Every major entertainment company wants to jump on the streaming service bandwagon, and each is desperate for content to draw in viewers. WarnerMedia’s streaming service HBO Max launched in May of this year, and while it already owns the rights to many beloved shows and movies, the service is working hard to create original content to establish itself as a strong contender for potential customers. Seth Rogen’s “An American Pickle,” which premiered on August 6, is one of HBO’s first attempts to put its name on the map.
Adapted by Simon Rich, a former writer for Saturday Night Live, “An American Pickle” is based on a four-part series written by Rich that was originally published in The New Yorker in 2013. It marks the solo directorial debut of Brandon Trost, who collaborated with Rogan as a cinematographer in movies like “Neighbors” and “This is the End.” “An American Pickle” follows a Jewish factory worker named Hershel Greenbaum, who gets stuck in a pickle brine container in 1919 and is preserved for 100 years. Herschel wakes up in modern-day Brooklyn, New York to find that he has lost his entire family, except for his great-grandson, Ben Greenbaum. Similar to Lindsey Lohan in the 1998 film “The Parent Trap,” Rogan plays both main characters, although this film pulls off the technique much more convincingly with improved visual effects—albeit 22 years later.
Although the premise is ridiculous, the film embraces the storyline and doesn’t waste time attempting to explain itself. Yes, “An American Pickle” is a comedy starring one of the genre’s most well-known actors, but it’s not the laugh-out-loud movie the trailer makes it out to be. The script is lacking in the jokes department, so there’s not much Rogan can enhance with his comic sensibilities. The punchlines rely on the societal disconnect that Herschel experiences because of his transition to a different era, so he says things that would be considered odd or offensive nowadays, which, at most, earn a smile. The “cancel culture” humor is probably the funniest part, because the film pokes fun at both blind haters and blind followers, and how Twitter is not the place to be unfiltered.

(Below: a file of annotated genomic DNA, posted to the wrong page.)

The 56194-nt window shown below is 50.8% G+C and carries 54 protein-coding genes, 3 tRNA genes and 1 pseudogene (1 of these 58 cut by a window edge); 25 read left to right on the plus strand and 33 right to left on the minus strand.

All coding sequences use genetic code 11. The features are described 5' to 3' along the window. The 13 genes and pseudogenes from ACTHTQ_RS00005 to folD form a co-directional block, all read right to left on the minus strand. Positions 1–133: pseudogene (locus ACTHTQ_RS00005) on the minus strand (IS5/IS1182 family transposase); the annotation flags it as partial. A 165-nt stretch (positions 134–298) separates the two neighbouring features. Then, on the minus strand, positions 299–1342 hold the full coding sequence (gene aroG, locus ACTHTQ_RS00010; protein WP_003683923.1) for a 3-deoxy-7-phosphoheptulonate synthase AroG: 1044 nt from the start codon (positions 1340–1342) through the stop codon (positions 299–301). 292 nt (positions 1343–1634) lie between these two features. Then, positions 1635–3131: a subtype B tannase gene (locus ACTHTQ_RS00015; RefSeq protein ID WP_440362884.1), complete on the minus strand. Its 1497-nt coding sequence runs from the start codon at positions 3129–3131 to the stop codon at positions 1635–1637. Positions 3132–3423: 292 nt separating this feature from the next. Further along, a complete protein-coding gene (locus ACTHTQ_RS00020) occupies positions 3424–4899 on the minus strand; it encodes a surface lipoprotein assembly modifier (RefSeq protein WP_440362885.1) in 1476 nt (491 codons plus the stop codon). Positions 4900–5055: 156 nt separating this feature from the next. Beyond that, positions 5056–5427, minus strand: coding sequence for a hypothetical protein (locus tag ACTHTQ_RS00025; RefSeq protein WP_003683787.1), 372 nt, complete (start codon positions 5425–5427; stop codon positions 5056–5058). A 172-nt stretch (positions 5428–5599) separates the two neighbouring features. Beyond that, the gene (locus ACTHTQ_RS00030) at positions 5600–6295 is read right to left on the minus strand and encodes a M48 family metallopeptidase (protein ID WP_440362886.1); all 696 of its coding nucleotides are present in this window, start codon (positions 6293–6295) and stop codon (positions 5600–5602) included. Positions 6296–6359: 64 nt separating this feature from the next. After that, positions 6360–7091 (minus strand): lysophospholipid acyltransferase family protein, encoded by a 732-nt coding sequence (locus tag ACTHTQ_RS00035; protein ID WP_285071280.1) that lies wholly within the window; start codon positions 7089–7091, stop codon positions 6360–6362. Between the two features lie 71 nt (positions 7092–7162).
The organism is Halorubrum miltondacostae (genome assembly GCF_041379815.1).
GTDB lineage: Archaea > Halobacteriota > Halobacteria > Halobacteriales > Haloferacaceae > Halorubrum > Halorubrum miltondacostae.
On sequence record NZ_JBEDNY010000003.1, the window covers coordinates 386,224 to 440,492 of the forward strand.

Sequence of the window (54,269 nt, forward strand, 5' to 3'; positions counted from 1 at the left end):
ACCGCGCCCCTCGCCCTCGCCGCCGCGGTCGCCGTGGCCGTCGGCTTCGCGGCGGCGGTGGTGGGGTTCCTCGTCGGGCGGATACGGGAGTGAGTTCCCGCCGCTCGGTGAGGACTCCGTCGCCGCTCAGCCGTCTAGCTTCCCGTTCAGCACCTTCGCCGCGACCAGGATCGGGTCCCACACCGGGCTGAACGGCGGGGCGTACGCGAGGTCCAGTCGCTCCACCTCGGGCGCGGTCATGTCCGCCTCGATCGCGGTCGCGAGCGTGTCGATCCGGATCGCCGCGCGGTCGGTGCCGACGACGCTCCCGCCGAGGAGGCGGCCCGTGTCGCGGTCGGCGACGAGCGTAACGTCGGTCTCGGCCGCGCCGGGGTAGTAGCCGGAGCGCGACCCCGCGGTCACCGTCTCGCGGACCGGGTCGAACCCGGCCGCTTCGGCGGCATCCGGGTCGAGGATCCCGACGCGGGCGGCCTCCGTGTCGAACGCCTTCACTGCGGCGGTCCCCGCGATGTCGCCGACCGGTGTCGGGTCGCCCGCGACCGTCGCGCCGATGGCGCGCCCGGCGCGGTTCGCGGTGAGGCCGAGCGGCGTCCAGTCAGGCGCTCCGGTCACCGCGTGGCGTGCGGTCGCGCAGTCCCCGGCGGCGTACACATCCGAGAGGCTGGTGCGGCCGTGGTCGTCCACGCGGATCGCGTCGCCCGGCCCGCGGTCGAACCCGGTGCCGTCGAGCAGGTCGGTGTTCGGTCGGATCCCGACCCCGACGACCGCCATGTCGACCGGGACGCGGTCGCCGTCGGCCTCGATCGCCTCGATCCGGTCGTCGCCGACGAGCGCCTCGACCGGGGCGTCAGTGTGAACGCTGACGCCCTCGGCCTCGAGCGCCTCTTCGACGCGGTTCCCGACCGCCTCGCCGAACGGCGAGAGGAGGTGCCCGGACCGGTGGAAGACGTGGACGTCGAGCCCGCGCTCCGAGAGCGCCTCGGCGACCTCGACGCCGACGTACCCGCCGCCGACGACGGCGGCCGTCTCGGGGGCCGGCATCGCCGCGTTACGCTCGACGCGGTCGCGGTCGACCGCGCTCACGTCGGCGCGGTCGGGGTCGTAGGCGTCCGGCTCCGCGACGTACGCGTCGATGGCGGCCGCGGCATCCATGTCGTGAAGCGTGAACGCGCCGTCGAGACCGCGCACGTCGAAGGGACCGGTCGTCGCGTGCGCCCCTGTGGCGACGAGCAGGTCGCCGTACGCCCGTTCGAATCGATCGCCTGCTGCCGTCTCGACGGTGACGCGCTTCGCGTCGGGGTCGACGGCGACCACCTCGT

The film’s more melancholic moments deal with the themes of hard work, the unattainability of the American Dream, familial grief and loss, religion and the challenges that one must overcome in order to achieve one’s dreams. The pair tries to connect since, to the best of their knowledge, they are the last of the Greenbaums, and Herschel professes to Ben, “We will bond over our pain.” Both know what it is like to lose the people they love and though they butt heads, they also value family and eventually learn to appreciate one another.
Rogan, a writer, actor, director and producer, is a man of many talents. Known for starring in classics like “Superbad” and “Pineapple Express,” both of which he co-wrote with Judd Apatow, Rogen may not be the most captivating or inspiring actor but he is one of the most talented comedic creators working today in Hollywood. It is always exciting to see comedic actors take on more serious roles because they showcase a different side of their abilities. Although “An American Pickle” is more of a comedy than a drama, Rogen’s performance lacks dimension, which is disappointing considering that he plays both starring roles. This role is yet another variation of the same character he plays in every movie.
Though the premise of “An American Pickle” has potential, the storyline is poorly executed and the characters are presented in such a superficial way that Rogen’s characters fail to connect with the audience. The trailer presents the film as an enjoyable and heartfelt comedy but ultimately, Rogen’s latest endeavor falls short of expectations. This is a disappointing directorial debut from Trost, who brings nothing new to an already watered-down script. This film isn’t a complete waste of time, but if you’re in a pickle over choosing a movie, don’t pick this one.